Begin floating immediately after screeding while
the concrete is still plastic and workable. However,
do not overwork the concrete while it is still plastic
because you may bring an excess of water and paste to
the surface. This fine material forms a thin, weak
layer that will scale or quickly wear off under use. To
remove a coarse texture as the final finish, you usually
have to float the surface a second time after it partially
As the sheen of water begins to leave the surface,
edging should begin. All edges of a slab that do not
abut another structure should be finished with an
edger (figure 7-48). An edger dresses corners and
rounds or bevels the concrete edges. Edging the slab
helps prevent chipping at the corners and helps give
the slab a finished appearance.
If a dense, smooth finish is desired, floating must
be followed by steel troweling (figure 7-49).
Troweling should begin after the moisture film or
sheen disappears from the floated surface and when
the concrete has hardened enough to prevent fine
material and water from being worked to the surface.
This step should be delayed as long as possible.
Troweling too early tends to produce crazing and lack
of durability. However, too long a delay in troweling
results in a surface too hard to finish properly. The
usual tendency is to start to trowel too soon.
Troweling should leave the surface smooth, even, and
free of marks and ripples. Spreading dry cement on a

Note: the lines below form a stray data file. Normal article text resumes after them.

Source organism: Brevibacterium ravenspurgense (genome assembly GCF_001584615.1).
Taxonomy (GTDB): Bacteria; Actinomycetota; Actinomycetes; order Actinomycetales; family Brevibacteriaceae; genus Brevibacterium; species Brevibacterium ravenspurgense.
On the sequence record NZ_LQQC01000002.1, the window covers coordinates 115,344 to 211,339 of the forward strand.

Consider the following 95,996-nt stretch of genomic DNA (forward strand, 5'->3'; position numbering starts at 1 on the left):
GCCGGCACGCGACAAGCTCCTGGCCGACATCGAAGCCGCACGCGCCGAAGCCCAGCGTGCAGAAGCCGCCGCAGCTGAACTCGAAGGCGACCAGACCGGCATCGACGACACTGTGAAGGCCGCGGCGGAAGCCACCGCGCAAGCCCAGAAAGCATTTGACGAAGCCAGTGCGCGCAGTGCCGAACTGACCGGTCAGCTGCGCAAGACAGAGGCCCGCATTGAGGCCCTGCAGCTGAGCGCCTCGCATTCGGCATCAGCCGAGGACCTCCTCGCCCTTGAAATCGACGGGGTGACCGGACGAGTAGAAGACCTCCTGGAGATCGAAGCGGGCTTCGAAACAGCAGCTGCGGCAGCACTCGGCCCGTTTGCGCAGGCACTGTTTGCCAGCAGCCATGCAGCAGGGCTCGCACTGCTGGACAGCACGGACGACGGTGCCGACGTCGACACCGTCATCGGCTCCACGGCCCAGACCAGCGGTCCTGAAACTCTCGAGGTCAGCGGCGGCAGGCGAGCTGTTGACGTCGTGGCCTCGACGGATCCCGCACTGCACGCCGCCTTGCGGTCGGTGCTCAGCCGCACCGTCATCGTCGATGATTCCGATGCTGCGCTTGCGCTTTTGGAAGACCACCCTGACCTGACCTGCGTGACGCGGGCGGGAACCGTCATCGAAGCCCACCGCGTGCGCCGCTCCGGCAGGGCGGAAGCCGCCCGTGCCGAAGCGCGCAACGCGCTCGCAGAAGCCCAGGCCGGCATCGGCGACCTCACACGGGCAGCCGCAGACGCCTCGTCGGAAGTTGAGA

wet surface to take up excess water is not a good
practice where a wear-resistant and durable surface is
Figure 7-49.-Steel finishing tools and troweling operations.
required. Wet spots must be avoided if possible.
When they do occur, however, finishing operations
should not be resumed until the water has been
absorbed, has evaporated, or has been mopped up.
An unslippery, fine-textured surface can be
obtained by troweling lightly over the surface with a
circular motion immediately after the first regular
troweling. In this process, the trowel is kept flat on
the surface of the concrete. Where a hard
steel-troweled finish is required, follow the first
regular troweling by a second troweling. The second
troweling should begin after the concrete has become
hard enough so that no mortar adheres to the trowel,
and a ringing sound is produced as the trowel passes
over the surface. During this final troweling, the
trowel should be tilted slightly and heavy pressure
exerted to thoroughly compact the surface. Hairline
cracks are usually due to a concentration of water and
extremely fine aggregates at the surface. his results
from overworking the concrete during finishing
operations. Such cracking is aggravated by drying
and cooling too rapidly. Checks that develop before
troweling can usually be closed by pounding the
concrete with a hand float.